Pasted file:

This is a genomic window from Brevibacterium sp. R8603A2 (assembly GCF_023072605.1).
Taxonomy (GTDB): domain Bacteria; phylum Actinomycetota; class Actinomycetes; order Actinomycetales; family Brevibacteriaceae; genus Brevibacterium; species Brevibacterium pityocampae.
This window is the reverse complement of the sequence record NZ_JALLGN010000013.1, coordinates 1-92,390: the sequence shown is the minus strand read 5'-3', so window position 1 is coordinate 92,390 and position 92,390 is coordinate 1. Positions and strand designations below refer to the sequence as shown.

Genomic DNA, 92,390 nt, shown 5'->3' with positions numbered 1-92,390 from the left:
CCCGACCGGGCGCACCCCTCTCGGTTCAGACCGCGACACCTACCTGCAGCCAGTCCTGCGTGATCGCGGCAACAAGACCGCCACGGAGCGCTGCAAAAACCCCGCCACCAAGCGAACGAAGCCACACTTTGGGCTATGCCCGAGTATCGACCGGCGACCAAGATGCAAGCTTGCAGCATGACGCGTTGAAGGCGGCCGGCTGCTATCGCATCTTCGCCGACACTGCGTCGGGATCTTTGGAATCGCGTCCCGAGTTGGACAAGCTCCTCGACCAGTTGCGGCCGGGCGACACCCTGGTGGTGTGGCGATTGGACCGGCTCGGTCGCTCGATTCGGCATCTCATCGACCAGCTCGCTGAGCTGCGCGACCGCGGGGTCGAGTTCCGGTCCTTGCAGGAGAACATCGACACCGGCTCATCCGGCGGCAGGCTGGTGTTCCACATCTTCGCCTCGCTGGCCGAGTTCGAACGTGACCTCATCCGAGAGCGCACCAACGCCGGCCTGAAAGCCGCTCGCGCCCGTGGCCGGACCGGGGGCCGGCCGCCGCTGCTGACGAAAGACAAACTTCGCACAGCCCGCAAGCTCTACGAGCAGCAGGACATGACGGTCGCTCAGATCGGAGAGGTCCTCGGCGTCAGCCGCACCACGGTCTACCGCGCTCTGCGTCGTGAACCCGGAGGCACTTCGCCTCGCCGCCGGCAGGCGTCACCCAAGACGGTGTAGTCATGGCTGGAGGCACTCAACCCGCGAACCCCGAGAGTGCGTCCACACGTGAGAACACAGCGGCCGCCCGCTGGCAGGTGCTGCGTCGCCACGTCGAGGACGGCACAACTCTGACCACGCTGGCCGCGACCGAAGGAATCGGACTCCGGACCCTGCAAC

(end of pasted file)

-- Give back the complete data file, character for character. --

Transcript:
This is a genomic window from Brevibacterium sp. R8603A2 (assembly GCF_023072605.1).
Taxonomy (GTDB): domain Bacteria; phylum Actinomycetota; class Actinomycetes; order Actinomycetales; family Brevibacteriaceae; genus Brevibacterium; species Brevibacterium pityocampae.
This window is the reverse complement of the sequence record NZ_JALLGN010000013.1, coordinates 1-92,390: the sequence shown is the minus strand read 5'-3', so window position 1 is coordinate 92,390 and position 92,390 is coordinate 1. Positions and strand designations below refer to the sequence as shown.

Genomic DNA, 92,390 nt, shown 5'->3' with positions numbered 1-92,390 from the left:
CCCGACCGGGCGCACCCCTCTCGGTTCAGACCGCGACACCTACCTGCAGCCAGTCCTGCGTGATCGCGGCAACAAGACCGCCACGGAGCGCTGCAAAAACCCCGCCACCAAGCGAACGAAGCCACACTTTGGGCTATGCCCGAGTATCGACCGGCGACCAAGATGCAAGCTTGCAGCATGACGCGTTGAAGGCGGCCGGCTGCTATCGCATCTTCGCCGACACTGCGTCGGGATCTTTGGAATCGCGTCCCGAGTTGGACAAGCTCCTCGACCAGTTGCGGCCGGGCGACACCCTGGTGGTGTGGCGATTGGACCGGCTCGGTCGCTCGATTCGGCATCTCATCGACCAGCTCGCTGAGCTGCGCGACCGCGGGGTCGAGTTCCGGTCCTTGCAGGAGAACATCGACACCGGCTCATCCGGCGGCAGGCTGGTGTTCCACATCTTCGCCTCGCTGGCCGAGTTCGAACGTGACCTCATCCGAGAGCGCACCAACGCCGGCCTGAAAGCCGCTCGCGCCCGTGGCCGGACCGGGGGCCGGCCGCCGCTGCTGACGAAAGACAAACTTCGCACAGCCCGCAAGCTCTACGAGCAGCAGGACATGACGGTCGCTCAGATCGGAGAGGTCCTCGGCGTCAGCCGCACCACGGTCTACCGCGCTCTGCGTCGTGAACCCGGAGGCACTTCGCCTCGCCGCCGGCAGGCGTCACCCAAGACGGTGTAGTCATGGCTGGAGGCACTCAACCCGCGAACCCCGAGAGTGCGTCCACACGTGAGAACACAGCGGCCGCCCGCTGGCAGGTGCTGCGTCGCCACGTCGAGGACGGCACAACTCTGACCACGCTGGCCGCGACCGAAGGAATCGGACTCCGGACCCTGCAAC